Amazon SimpleDB was just moving out of beta testing and into wide distribution at the time AADLC began developing Revu4u. While there were a few scattered news stories and blog posts on this new data service[5, 6], a lack of concrete examples meant that AADLC developers had to create a conceptual map as a starting point. The lead AADLC software engineer developed a concept map of Amazon SimpleDB based on his existing knowledge of relational databases. While the more traditional elements of a relational database are absent in Amazon SimpleDB (e.g. tables, rows, columns), he worked to establish which native functions could at least approximate these components.
Amazon uses the concept of "domains" to denote storage areas. While there are some significant differences between domains and tables in traditional databases, it is a close conceptual match. Within a domain, an Amazon SimpleDB "item" could approximate a row, and an "item attribute" could be thought of as a column. While the differences between each of these functions in Amazon SimpleDB and their counterparts in a typical database are technically more substantial than this analogy suggests, this conceptual mapping gave AADLC developers a way to organize our approach to the project.
File size limitations. Amazon's Web Services site now touts the use of Amazon SimpleDB to support iOS applications . However at the time this project was in development, the concept was still new. One challenge was to determine how to format the question packs so they could be downloaded and used in the iOS mobile application. This formatting had to take into account the size limitations imposed by Amazon SimpleDB.
The question content FLVS sent to the AADLC was already in XML files. Each XML file contained a question stem, answer choices, and feedback. Breaking this file apart into component parts was possible but that would have meant more complexity in rendering the content on the iPhone. The team therefore decided to keep all parts of the question as a single file. Mapping this structure back to Amazon SimpleDB was more challenging than originally envisioned because keeping the question together meant a larger file size. The Amazon Simple DB "item attribute" was used to store the content elements. Item attributes, however, are limited in size to only 1024 bytes. Some questions contained more than 1024 bytes of information. The solution required a workaround of breaking each question into a chunk no bigger than 1024 bytes. An additional attribute was added to identify each question part so they could be reassembled when downloaded to the iPhone app. Breaking a question into chunks based on size rather than component parts of the question (i.e. stem, answers, feedback), made reassembly far easier for the iPhone app.
Even this item attribute workaround faced limitations when dealing with extremely large questions. While item attributes are limited to 1024 bytes, each item is limited to 256 attributes. Questions containing images, for example, quickly exceeded 256*1024 bytes. The lead software engineer at the AADLC developed an additional workaround that allowed a question to span across items. Each item name was appended with a value that showed that they were part of the same question. The iPhone app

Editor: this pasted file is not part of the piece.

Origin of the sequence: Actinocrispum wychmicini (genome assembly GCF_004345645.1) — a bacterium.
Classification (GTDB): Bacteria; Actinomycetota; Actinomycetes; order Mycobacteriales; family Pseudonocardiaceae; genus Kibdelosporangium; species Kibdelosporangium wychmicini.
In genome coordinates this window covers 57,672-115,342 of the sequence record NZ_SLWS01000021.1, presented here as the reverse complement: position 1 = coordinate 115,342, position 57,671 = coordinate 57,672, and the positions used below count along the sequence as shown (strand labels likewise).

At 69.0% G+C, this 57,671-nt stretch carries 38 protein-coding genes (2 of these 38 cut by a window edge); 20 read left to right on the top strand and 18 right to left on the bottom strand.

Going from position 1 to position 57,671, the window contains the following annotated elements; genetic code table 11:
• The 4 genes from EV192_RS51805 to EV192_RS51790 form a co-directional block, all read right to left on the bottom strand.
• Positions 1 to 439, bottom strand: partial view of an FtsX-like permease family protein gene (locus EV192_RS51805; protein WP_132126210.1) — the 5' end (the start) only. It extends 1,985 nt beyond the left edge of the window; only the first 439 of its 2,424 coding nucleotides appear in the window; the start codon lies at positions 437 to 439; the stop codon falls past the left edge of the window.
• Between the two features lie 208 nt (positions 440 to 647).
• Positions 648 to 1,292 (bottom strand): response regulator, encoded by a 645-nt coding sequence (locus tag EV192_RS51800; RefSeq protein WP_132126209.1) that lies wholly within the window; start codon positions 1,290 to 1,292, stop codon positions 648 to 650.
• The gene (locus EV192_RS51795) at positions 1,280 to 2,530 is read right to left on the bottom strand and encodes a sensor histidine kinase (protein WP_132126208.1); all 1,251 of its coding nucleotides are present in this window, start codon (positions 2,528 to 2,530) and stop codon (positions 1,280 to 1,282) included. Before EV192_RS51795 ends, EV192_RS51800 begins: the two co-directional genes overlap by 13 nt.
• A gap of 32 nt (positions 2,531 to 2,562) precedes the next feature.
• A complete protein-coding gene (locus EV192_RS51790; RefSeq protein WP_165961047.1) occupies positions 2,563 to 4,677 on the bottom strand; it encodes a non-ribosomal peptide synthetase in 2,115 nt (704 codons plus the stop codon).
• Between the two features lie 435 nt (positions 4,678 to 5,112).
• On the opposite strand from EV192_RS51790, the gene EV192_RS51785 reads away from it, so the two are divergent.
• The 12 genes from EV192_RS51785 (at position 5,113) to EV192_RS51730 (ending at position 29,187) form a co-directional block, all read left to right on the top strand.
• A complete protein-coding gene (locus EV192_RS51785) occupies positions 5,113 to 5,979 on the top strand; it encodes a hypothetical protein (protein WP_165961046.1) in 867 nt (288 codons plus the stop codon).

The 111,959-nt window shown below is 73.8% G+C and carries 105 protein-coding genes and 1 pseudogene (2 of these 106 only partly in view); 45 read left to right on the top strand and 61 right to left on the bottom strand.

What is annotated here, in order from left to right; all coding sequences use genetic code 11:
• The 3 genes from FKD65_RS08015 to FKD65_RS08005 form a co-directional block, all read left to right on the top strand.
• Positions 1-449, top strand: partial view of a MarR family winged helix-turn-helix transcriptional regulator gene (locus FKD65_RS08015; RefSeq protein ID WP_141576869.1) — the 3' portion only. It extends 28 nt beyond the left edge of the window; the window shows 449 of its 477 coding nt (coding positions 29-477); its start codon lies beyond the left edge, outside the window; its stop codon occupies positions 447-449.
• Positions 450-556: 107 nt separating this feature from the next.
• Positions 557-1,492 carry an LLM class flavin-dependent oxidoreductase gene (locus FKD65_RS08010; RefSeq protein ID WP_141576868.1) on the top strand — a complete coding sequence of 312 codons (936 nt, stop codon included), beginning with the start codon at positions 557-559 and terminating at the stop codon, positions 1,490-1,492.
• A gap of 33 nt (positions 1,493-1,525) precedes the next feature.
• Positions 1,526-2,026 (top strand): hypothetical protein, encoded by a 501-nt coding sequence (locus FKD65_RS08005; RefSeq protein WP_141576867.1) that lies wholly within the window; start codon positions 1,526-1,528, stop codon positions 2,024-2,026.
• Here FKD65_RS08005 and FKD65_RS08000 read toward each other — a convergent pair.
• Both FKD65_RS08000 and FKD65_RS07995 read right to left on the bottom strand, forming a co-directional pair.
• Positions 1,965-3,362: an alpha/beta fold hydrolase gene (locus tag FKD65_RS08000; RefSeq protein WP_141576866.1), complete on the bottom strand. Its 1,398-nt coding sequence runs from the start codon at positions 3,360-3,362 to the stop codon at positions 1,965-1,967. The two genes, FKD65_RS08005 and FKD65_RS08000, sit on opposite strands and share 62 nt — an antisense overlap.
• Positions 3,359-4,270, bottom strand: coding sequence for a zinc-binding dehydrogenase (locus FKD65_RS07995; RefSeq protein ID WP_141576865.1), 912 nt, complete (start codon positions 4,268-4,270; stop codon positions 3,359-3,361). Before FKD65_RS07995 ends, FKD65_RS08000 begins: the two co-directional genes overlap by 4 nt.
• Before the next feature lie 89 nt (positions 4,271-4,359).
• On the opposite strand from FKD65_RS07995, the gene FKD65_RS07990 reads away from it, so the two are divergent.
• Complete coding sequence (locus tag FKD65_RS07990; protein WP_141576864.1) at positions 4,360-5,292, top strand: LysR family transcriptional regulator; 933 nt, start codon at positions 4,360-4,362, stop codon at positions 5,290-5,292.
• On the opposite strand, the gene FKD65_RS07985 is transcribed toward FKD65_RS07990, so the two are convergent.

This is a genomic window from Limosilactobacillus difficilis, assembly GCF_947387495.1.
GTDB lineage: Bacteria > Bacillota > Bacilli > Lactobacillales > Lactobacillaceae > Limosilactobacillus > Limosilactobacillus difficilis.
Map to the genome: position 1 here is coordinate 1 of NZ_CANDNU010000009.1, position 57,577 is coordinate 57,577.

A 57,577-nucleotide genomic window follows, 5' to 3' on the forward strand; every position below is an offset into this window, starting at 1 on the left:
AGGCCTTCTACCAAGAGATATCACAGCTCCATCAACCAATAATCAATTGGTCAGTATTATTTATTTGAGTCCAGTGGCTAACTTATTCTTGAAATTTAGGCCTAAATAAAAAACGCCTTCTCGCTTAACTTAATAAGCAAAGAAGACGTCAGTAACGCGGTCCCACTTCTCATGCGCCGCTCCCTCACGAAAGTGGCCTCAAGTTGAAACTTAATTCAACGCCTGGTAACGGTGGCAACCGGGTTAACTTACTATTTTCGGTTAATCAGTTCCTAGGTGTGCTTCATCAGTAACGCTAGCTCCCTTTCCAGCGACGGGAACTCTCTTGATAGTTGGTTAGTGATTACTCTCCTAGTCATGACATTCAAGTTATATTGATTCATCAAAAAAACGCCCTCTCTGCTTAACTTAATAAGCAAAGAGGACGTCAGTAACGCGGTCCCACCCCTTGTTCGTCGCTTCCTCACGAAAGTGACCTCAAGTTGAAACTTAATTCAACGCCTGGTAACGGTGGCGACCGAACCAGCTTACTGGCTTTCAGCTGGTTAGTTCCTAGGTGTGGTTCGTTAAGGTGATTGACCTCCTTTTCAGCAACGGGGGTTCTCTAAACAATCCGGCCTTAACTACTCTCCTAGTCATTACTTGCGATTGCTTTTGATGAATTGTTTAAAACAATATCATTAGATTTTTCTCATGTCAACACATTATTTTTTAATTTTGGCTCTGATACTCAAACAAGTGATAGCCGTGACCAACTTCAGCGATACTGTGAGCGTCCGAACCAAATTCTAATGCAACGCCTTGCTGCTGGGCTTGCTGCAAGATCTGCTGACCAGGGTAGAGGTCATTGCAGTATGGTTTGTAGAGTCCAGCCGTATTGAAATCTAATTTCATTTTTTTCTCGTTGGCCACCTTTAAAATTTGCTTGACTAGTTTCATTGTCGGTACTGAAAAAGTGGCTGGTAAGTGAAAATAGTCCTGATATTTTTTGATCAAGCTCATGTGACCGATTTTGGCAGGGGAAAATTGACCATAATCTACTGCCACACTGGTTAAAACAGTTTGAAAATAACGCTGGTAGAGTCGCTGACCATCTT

Connecting cloud to mobile. The last challenge was to make a connection from Amazon Simple DB through the Apple App Store so question packs could be downloaded to Revu4u. When the project began, Apple did not allow any in-app purchasing and the team spent considerable time figuring out how to get separate question packages into the app. About halfway through the effort, Apple changed this policy and the ability to make purchases inside the app was permitted. This policy change allowed the team to focus on the mechanics of moving the data rather than trying to develop a workaround.
Each question pack was given an Amazon SimpleDB key mapped to a purchasing code in the Apple App Store. When users select a new question pack for download on their iPhone, the App store manages the financial transaction and then requests the appropriate XML files for that question pack from Amazon SimpleDB. The question pack, in the form of raw data, is then downloaded to the user's iPhone. Revu4u parses the raw question data, presents it in a human-readable format, and handles scoring and feedback
Apple approved Revu4u in April 2010. While the number of Revu4u downloads peaked in the hundreds (about 600 per month) and not in the millions, the database cost for that peak month was less than $2 (USD). Amazon SimpleDB was instrumental in allowing the project to be financially and technically feasible. Revu4u is still available for iOS devices through the Apple App Store.
Revu4u is a simple multiple-choice test preparation app with limited data requirements. The Academic ADL Co-Lab is now working on a more robust system, which will push this mobile and cloud approach in new directions. Funded under a "Broad Agency Announcement" research contract with the U.S. Department of Defense, MASLO (Mobile Access to Supplementary Learning Objects) is an open source development project that will be available in early summer 2012. MASLO will continue to support multiple-choice questions but will also allow other forms of supplemental instructional content